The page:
There are 144 pages in this extraordinary book, most of which are filled with photos (115 to be exact). This may sound like a lot of photos, but as you read the book it feels more like a teaser. Just as you begin to gain some interest in the subjects, Troy sweeps you off to the next location, leaving you craving more of his imagery. For me, the book was a “one sitting” read — I couldn’t put it down once I started the journey. It’s a truly captivating work

MY FINAL THOUGHTS

I can honestly recommend this book to anybody with any background. The photos are outstanding and appealing to the eye, the writing is informative and educational, and the message is inspirational. It’s presented in such a way to let your imagination run wild with thoughts of days gone by in the American West. And on top of all that, this is a standing piece of history — as several of the sites photographed in the book are no longer in existence.

If you’re looking for a good photobook, this one is 100% worth buying. The photos presented in the book take on a completely different appearance versus those you can see on this page or on Troy’s Flickr Set. There’s a story being told, and that story is done justice in Troy’s book, Night Vision.

13 thoughts on “Book Review – Night Vision: The Art of Urban Exploration

  1. the_wolf_brigade

    My interest was sparked when you posted this on twitter, and I’m even more intrigued now by the review. I have a friend who is interested in this type of photography as well , so I will pass on the review.

  2. Trevor Carpenter

    This may be what I’ve been looking for…

    Recently, I’ve felt a bit of a photo-slump. I think I just needed some inspiration. This sort of photography could be just what I need!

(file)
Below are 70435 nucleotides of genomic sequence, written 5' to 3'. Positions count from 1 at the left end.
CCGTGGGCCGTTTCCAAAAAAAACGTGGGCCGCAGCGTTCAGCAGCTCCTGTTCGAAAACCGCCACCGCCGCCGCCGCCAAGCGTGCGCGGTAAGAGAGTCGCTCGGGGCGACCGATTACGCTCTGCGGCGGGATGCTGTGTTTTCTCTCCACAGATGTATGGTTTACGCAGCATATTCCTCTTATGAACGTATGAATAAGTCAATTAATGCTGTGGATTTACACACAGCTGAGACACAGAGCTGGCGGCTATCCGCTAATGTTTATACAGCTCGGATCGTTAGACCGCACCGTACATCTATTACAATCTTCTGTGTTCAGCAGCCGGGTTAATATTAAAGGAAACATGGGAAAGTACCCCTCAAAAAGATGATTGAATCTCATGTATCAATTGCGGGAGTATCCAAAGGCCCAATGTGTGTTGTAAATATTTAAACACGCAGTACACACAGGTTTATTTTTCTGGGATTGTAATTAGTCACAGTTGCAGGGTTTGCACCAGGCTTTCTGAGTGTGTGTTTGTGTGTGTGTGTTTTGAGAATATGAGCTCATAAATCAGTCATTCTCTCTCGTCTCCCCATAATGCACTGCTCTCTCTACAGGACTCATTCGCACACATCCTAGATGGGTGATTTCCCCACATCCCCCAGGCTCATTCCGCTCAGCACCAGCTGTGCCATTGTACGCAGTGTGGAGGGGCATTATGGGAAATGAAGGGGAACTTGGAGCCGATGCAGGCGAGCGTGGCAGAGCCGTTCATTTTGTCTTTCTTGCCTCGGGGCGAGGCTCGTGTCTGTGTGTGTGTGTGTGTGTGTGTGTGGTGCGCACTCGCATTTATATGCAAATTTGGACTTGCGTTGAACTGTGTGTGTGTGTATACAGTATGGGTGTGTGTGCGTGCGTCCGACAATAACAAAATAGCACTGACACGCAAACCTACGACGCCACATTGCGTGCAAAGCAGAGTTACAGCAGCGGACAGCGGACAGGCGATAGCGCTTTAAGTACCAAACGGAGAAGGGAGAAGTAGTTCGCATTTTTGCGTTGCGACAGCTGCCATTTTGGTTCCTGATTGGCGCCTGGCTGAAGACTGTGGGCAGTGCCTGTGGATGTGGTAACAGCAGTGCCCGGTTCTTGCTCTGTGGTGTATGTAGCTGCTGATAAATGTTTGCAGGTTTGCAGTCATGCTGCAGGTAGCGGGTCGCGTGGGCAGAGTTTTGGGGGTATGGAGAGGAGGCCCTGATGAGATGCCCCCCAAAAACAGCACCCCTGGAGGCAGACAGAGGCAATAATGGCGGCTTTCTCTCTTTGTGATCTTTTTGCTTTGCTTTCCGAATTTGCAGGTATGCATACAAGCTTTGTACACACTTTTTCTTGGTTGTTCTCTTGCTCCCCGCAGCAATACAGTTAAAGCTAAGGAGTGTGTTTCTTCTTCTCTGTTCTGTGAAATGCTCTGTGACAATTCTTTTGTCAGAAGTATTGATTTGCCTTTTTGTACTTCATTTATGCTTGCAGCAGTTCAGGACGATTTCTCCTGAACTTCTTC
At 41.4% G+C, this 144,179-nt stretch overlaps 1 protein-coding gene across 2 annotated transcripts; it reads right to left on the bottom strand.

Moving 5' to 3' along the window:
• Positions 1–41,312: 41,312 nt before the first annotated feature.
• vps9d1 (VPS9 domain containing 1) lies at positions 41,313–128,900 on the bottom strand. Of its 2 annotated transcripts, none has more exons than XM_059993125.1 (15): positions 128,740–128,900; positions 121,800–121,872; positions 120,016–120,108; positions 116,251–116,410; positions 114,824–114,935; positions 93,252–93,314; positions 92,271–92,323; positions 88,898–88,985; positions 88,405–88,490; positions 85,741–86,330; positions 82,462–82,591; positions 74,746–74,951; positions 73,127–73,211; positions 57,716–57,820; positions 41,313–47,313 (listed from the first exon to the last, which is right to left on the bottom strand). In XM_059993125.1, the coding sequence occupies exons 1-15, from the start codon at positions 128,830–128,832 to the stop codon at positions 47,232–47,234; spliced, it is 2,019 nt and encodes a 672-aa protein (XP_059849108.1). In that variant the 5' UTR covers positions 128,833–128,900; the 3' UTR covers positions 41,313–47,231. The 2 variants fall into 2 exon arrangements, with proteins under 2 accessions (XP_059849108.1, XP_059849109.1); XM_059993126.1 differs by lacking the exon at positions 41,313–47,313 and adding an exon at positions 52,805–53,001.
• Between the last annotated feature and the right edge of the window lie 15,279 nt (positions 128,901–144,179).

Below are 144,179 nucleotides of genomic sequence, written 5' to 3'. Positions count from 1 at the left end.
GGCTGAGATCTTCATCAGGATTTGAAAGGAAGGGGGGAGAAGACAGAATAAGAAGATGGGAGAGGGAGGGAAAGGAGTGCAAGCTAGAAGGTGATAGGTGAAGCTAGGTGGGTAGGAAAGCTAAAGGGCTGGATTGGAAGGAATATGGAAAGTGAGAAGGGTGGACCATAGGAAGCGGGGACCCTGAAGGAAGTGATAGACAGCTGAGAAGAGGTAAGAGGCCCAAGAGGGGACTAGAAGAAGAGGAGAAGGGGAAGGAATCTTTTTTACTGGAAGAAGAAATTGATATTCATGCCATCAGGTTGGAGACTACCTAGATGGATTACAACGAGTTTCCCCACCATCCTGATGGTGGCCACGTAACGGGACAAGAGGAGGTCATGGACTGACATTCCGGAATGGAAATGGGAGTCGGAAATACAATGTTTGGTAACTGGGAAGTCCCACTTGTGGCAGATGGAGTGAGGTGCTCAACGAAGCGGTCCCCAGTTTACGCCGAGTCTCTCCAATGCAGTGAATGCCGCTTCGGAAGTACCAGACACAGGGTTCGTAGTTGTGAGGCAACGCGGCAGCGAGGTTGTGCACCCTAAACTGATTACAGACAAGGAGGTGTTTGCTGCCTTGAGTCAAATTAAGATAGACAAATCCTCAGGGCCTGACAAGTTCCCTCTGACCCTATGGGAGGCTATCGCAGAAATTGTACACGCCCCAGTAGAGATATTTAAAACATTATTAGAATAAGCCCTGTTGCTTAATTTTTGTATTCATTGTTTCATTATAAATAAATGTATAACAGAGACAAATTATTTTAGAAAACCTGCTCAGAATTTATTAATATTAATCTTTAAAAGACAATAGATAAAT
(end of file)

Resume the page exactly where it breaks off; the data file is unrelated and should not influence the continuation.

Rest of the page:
Thanks for letting us know, Brian.

  3. Mike Gavin

    I have viewed Troy’s work for a few years. He has some of the most beautiful night photography I have ever seen. When I first found his work and started going through it, I sent him a few questions and he was always very nice and would answer any questions I had. Lost America has some really great art in it. I will have to get his new book now. Thanks Brian for the review. I know every one will love Troys work
    Mike

  4. everloss

    Nice, I like the photos you have picked out of the book here. Love the contrast of the colors with the urban decay scenes. I’m guessing that coloring has to be digitally created?

  5. Brian Auer Post author

    I believe Troy creates the colors with lighting rather than post processing. Probably flashlights and strobes covered with different colors of gels or cellophane.

  6. matt

    The photos are great! I really like how the sky is worked into the photos. It gives a sense of vast, endless space.

    Would you say that most of the outdoor shots were taken at dusk? Or was there a lot of photo shop work done?

    thanks-

  7. Brian Auer Post author

    I’m pretty sure most of the shots were done in the middle of the night. These are very long exposures and a lot of the lit-up sky is from the moon or city lights in the distance.

  8. Chase

    I had not heard of this photographer before reading this post, but now I have to find out more. I love the second photo of the abandoned gas station, and the colors on the last photo are unreal!

  9. Pingback: Photography Books Make Great Gifts!